And then sometimes, sometimes … he just needs to talk, as he did Tuesday after Ashley had won in Atlanta. He picked up the phone in the middle of the night wherever he was, and though he had every right and opportunity to talk about how he had turned another raw rookie into a national event winner, he left a very long, personal, and emotional voice mail.
He couldn’t sleep, he said, so he got up, put on his robe and his ever-present Castrol hat, and prefaced his message with the caveat that “this probably won’t make any sense, because it doesn’t make any sense to me … maybe I ate too many pickles for dinner” and continued to talk until the voice-mail-message limit cut him off. Then he called back and talked some more.
With all that he has already given us – new sponsors, big sponsors, safety innovations, technological centers, major media exposure, reality TV shows, Robert and Eric and Ashley, and so much more – he still has more work to do before he pulls that last parachute. He wants to ensure that the much-publicized next generation has the tools and the support to keep this ol' hot rod of a sport going strong. He sees us lose pioneers of the sport -- much like we could have lost him last year -- and he's thinking of ways he can help. Me, I think he thinks too much. I know he probably reads too much into dreams and visions and subconscious and that he lies in bed for hours trying to figure out what it all means, how he can save the world.
Sometimes he throws money at the problem, sometimes people and technology, but mostly it’s just his heart and his soul. I remember making a special trip to watch him in Noble, Okla., in 1992 at a Division 4 points meet. He was fresh off the “I saw Elvis at 1,000 feet" episode in Memphis and worried about the future. He rolled into Noble with a car that was built like a tank, a Funny Car From Hell aimed at him never having to go there again at a time when he was the class leader in fireballs. It had a spare parachute mounted under the body. After noting that his car had pivoted on the oil pan in the Memphis fire after the tires had blown, he had six-inch billet aluminum wheels welded to the bottom of the chassis to keep ‘er rolling straight. He had small aluminum wings in front of the butterfly steering wheel, precursors to today’s “doghouses.” It had a ginormous parachute-deployment button on the inner roof instead of the traditional smaller handles. He had a button to trigger the fire bottles instead of the traditional extra handle on the brake handle that forced a driver to momentarily stop pulling on the lever to activate.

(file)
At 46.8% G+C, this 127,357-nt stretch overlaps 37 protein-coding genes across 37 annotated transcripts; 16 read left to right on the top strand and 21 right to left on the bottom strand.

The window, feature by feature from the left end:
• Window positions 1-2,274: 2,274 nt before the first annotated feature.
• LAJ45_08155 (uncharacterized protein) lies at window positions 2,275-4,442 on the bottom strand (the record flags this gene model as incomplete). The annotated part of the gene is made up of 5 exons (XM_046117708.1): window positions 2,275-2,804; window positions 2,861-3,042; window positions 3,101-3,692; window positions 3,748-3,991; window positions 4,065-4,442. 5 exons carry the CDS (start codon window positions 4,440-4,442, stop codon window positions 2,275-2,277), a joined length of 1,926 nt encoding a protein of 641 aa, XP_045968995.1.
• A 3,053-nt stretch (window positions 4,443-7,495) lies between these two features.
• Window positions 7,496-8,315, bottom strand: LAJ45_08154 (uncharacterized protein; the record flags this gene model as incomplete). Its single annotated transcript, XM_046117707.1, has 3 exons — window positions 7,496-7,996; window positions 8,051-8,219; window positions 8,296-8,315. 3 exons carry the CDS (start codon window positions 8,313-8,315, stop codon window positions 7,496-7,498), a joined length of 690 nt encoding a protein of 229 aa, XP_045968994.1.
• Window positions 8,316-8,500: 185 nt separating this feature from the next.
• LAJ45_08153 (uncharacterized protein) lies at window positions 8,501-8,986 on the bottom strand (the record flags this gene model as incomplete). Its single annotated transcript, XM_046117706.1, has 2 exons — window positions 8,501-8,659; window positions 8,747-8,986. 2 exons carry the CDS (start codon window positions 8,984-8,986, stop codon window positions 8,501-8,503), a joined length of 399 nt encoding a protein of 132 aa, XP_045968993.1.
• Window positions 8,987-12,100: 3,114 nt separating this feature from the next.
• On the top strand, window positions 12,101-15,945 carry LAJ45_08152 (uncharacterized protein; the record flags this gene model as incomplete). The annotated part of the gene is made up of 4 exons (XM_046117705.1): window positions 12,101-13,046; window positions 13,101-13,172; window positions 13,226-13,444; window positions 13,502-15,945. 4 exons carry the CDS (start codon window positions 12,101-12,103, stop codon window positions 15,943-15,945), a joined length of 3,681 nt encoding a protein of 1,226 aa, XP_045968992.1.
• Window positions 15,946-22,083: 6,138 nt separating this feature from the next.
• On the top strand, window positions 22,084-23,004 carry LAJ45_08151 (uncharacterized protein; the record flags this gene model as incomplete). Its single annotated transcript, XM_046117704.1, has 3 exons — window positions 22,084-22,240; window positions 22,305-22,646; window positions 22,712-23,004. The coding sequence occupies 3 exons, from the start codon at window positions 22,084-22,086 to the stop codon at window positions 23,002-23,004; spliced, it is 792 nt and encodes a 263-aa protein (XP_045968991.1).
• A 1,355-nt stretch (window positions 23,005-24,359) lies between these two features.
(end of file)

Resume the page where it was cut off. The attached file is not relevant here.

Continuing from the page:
And, of course, the pièce de résistance, a full-blown, 007-worthy, body-ejection system to cast off the burning shell if things got really ugly. Triggered by another button, it would unlatch the front catch that held the nose of the body to the chassis, then a pair of large cylinders would lift the nose of the body a foot off the chassis, where the wind could catch it and flip it off the car. The body was tethered to the chassis with a 20-foot steel aircraft cable.
I don’t remember the thing ever getting a trial by fire, so to speak, and it was so ungodly heavy that Austin Coil ditched it not long after, but the thought process was there. It was Force trying not just to save his own bacon from the fire, but that of others in the class. He did it again last year, in the wake of the Medlen tragedy, throwing everything he had in his arsenal at it -- money, expertise, people, technology – and collaborating with NHRA and manufacturers and other racers to build a better mousetrap and to build a foundation in Eric’s name. It’s part penance and part his nature.
“I help as I can,” he told me simply once. “I like to help. I’m just trying to sort out my life and what really matters.”
Even though he has already given the sport so much, I feel as if he thinks his work isn’t done, as if he owes the sport still more. It’s a tremendous burden he places on himself.
Force can be a powerful ally, and he knows it. He commands respect and possesses power and influence within the sport. Everyone wants him on his or her side, and sometimes he’s the unwilling rope in political tugs of war. But not only does he want to help, I think he feels he needs to. That’s why he’ll “work the ropes” until he’s dead tired and hand-cramped, why he’ll grab onto that already-dialed cell phone that some fan just handed him so he can talk to some sick kid or some fan’s buddies at the bar, and he’ll do it with a smile on his face, because that’s what important to him.
What matters to John Force is me and you and anyone else who has ever cheered louder than a nitro car. What matters is family. What matters is the sport and the people in it, and that they all get to go safely home to their families at night. What matters is not just that our sport has a future, but that it has a bright one.
What John Force has accomplished in our sport will never be matched, and I’m not just talking about the 1,000 wins or the rest of his untouchable records. I’m proud to work with him, to watch him do his thing, and to call him a friend.
Congratulations, John. Take a week off, will ya?